We need to learn from other sectors about looking after the health of our staff, not just with ergonomic workstations for physical well-being, but in support and thought about what is best for everyone’s mental health. The HEPI report highlights the two well-documented suicides consequent on overuse of targets and excessively heavy workloads. It reminds us of the human cost of an impersonal management that ignores the individual and their needs. As a sector, we need to do better and I hope senior management teams – at the institutional and departmental level – will take time to reflect on the messages and vow to do better in the future.

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One Response to A Crisis in Mental Health in Academia?

  1. Stephen Eichhorn says:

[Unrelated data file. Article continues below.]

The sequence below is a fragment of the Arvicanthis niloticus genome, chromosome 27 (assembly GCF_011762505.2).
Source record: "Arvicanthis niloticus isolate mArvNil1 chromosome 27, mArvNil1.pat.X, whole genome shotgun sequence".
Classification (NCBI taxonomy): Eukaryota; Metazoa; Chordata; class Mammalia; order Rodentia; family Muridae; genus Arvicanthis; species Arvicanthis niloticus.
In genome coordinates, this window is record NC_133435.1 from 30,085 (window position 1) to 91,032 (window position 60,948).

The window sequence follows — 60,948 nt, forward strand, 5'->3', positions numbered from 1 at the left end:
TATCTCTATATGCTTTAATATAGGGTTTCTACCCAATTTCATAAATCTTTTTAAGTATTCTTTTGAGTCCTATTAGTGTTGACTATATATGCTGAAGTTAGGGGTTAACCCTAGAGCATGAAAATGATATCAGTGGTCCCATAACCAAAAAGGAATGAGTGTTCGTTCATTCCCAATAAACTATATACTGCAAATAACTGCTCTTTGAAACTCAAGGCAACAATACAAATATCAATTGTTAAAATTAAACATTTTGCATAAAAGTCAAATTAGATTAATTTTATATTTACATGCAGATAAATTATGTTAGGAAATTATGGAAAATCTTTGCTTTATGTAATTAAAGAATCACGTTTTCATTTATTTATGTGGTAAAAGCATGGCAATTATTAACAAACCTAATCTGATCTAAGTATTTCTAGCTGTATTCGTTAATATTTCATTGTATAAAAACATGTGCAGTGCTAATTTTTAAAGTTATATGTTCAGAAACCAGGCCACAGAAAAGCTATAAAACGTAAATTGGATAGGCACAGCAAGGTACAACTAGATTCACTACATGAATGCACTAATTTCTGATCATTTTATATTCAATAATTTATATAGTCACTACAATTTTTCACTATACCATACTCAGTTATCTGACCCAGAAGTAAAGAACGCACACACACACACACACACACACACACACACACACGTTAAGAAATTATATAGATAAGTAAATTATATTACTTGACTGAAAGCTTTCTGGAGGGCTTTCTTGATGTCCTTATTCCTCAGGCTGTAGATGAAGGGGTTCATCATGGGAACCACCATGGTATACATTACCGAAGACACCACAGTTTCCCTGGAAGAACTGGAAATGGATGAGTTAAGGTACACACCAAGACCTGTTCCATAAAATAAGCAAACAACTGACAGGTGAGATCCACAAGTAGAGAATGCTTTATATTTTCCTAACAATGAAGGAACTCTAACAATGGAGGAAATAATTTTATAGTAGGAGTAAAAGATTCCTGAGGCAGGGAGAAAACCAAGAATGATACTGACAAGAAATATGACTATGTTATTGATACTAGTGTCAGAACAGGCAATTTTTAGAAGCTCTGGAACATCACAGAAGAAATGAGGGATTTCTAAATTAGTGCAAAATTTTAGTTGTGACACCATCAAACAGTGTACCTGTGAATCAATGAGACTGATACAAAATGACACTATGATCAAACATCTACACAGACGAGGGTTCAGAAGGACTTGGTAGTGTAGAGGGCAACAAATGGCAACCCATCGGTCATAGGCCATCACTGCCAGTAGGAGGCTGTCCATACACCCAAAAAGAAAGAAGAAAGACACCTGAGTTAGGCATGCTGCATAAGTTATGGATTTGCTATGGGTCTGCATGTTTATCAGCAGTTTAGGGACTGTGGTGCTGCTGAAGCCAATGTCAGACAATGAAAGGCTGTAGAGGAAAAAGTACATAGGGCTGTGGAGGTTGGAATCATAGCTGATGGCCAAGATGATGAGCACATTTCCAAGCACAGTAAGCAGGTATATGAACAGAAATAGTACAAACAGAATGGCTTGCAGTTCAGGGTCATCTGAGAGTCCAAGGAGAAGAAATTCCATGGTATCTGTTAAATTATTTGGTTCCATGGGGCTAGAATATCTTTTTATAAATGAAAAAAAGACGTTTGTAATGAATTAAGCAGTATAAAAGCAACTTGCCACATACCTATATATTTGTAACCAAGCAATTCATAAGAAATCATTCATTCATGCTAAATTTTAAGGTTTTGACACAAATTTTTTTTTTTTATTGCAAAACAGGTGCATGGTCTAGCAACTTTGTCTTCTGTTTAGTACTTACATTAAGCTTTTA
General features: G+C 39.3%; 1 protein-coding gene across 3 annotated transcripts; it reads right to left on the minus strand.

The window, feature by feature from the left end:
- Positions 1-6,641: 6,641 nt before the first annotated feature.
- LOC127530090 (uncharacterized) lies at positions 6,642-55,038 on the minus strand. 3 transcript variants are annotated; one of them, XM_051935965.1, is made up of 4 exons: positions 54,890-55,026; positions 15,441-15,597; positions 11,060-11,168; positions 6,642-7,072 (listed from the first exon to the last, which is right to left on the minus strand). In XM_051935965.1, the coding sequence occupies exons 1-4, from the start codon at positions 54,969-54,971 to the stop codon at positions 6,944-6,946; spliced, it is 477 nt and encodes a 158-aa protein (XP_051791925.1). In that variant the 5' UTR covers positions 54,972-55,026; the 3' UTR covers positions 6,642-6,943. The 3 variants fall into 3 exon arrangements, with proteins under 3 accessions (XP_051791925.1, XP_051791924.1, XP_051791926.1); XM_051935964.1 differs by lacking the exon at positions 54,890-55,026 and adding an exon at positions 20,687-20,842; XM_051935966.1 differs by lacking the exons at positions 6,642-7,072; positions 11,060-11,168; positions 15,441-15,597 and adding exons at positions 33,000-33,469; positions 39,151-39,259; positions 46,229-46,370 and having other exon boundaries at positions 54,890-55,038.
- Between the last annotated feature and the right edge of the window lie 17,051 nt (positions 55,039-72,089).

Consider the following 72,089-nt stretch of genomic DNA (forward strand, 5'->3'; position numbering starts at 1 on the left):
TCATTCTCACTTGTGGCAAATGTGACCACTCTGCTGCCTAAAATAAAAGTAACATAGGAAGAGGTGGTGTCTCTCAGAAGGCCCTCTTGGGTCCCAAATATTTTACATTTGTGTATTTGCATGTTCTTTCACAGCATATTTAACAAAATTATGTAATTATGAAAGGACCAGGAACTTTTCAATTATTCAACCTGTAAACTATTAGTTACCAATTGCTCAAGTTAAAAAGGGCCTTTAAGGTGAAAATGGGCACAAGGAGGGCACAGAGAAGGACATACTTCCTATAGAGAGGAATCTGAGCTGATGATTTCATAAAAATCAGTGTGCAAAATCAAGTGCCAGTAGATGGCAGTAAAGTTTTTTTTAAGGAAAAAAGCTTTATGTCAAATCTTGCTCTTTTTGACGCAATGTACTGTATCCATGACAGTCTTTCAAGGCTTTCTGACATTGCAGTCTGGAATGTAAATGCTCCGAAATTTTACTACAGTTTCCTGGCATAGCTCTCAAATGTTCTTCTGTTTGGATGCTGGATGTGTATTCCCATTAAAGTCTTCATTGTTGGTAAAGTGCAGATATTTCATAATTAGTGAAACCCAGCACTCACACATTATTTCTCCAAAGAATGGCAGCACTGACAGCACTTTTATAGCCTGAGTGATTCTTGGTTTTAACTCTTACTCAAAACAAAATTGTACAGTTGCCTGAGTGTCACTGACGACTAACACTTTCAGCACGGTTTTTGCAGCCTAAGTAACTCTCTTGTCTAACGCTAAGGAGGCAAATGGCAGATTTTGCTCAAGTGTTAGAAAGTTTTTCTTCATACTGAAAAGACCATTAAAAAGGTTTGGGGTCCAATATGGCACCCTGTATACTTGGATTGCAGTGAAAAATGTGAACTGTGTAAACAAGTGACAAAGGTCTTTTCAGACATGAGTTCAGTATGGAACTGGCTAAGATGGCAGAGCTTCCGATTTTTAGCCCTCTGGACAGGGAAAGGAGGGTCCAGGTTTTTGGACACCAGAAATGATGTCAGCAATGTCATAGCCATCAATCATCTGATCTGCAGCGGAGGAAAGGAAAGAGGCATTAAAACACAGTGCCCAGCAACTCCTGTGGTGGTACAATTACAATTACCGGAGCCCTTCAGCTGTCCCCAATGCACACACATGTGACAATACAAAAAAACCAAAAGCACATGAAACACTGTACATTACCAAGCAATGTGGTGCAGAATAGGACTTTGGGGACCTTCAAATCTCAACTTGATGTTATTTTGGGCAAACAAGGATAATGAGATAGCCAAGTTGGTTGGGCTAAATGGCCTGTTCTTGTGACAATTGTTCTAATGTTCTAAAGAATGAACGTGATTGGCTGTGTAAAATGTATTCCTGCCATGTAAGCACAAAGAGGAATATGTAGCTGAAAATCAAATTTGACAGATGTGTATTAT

As a person who has had mental health issues in the past I can testify that this is a very complex and individualised issue. Universities tend to introduce policies that deal with the symptoms of a declining mental health – more support services etc – rather than the route causes. One approach that would work much better in HE is if we were all encouraged to get together more, make personal contact instead of sending emails, dictats etc. One thing I noticed recently in becoming a senior manager was that I was suddenly exposed to seeing a wide range of people that I could physically meet, who often shared frustrations with the HE system and with whom I could talk through problems. That level of privilege for senior management within HE organisations is perhaps not appreciated, and levels of isolation can be very high for regular staff. I feel duty bound to also raise issues of the most marginalised in our organisations – of those at the intersections. The invisibility (yet visible otherness) of black women, talked about in Deborah Gabriel’s book ‘Inside the Ivory Tower’, leads to a particular and specific set of mental health issues that are never acknowledged. It’s high time we listened and acted. As you say other organisations appear to do better – so can we.